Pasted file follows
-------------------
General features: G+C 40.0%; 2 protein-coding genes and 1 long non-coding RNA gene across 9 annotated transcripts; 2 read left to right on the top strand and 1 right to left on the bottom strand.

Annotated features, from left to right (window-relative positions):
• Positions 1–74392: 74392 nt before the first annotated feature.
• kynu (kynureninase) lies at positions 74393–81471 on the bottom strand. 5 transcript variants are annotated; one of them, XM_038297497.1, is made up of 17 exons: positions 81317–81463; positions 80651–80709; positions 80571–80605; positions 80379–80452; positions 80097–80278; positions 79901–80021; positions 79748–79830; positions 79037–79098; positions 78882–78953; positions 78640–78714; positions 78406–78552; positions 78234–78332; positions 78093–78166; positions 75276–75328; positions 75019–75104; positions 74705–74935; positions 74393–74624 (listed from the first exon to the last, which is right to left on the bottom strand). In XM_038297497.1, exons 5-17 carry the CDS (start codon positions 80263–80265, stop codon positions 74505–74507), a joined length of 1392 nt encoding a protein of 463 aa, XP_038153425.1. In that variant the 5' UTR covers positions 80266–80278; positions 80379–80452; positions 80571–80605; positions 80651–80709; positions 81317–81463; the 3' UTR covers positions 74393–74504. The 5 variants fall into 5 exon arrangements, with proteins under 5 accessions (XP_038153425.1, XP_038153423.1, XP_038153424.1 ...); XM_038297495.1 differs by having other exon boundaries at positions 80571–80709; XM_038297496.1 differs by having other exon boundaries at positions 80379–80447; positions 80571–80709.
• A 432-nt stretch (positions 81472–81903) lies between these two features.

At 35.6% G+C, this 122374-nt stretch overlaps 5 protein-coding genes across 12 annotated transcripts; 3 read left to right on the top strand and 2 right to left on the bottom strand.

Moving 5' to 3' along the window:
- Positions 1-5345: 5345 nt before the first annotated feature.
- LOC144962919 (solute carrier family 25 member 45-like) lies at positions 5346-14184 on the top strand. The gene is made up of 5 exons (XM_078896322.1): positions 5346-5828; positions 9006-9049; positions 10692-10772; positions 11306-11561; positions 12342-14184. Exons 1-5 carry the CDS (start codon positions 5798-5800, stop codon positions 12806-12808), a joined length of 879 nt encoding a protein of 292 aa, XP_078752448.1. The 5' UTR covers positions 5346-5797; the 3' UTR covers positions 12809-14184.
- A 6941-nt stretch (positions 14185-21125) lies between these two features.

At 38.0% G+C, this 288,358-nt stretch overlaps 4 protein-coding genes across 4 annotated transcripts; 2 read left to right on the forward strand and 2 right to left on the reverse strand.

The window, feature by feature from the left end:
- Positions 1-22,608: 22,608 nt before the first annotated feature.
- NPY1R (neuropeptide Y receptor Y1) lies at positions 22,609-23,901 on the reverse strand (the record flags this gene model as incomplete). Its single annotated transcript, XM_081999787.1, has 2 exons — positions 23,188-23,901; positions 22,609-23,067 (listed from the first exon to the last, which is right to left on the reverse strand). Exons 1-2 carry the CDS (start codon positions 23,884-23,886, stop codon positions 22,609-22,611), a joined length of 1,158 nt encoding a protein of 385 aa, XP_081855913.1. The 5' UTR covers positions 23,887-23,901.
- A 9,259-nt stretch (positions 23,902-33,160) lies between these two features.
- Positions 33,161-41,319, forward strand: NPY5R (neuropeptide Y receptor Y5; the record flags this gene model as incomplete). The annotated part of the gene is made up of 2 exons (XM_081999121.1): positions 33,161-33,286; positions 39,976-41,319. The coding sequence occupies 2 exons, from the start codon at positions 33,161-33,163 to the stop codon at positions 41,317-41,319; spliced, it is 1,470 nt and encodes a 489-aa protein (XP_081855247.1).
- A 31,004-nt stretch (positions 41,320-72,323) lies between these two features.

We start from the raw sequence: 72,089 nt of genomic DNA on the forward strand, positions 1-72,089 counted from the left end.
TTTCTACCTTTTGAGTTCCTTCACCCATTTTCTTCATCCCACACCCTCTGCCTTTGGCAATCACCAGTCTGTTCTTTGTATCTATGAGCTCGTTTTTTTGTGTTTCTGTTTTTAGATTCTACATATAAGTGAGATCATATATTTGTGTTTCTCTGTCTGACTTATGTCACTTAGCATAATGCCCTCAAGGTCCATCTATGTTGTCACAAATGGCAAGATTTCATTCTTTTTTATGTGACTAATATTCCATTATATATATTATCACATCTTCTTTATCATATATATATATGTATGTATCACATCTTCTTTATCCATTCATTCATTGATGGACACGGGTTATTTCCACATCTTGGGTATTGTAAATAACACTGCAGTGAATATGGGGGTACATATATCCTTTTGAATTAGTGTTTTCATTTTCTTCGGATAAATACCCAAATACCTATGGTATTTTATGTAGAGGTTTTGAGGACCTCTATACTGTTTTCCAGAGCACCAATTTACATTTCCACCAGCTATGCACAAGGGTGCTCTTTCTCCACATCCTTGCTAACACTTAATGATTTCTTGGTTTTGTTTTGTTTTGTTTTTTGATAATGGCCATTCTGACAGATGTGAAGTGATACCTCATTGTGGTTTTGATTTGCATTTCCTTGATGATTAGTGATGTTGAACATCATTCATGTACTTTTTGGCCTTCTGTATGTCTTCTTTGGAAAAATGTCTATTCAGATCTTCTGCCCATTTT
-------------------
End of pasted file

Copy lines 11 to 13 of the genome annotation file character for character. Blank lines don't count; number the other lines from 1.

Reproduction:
At 38.0% G+C, this 288,358-nt stretch overlaps 4 protein-coding genes across 4 annotated transcripts; 2 read left to right on the forward strand and 2 right to left on the reverse strand.

The window, feature by feature from the left end:
- Positions 1-22,608: 22,608 nt before the first annotated feature.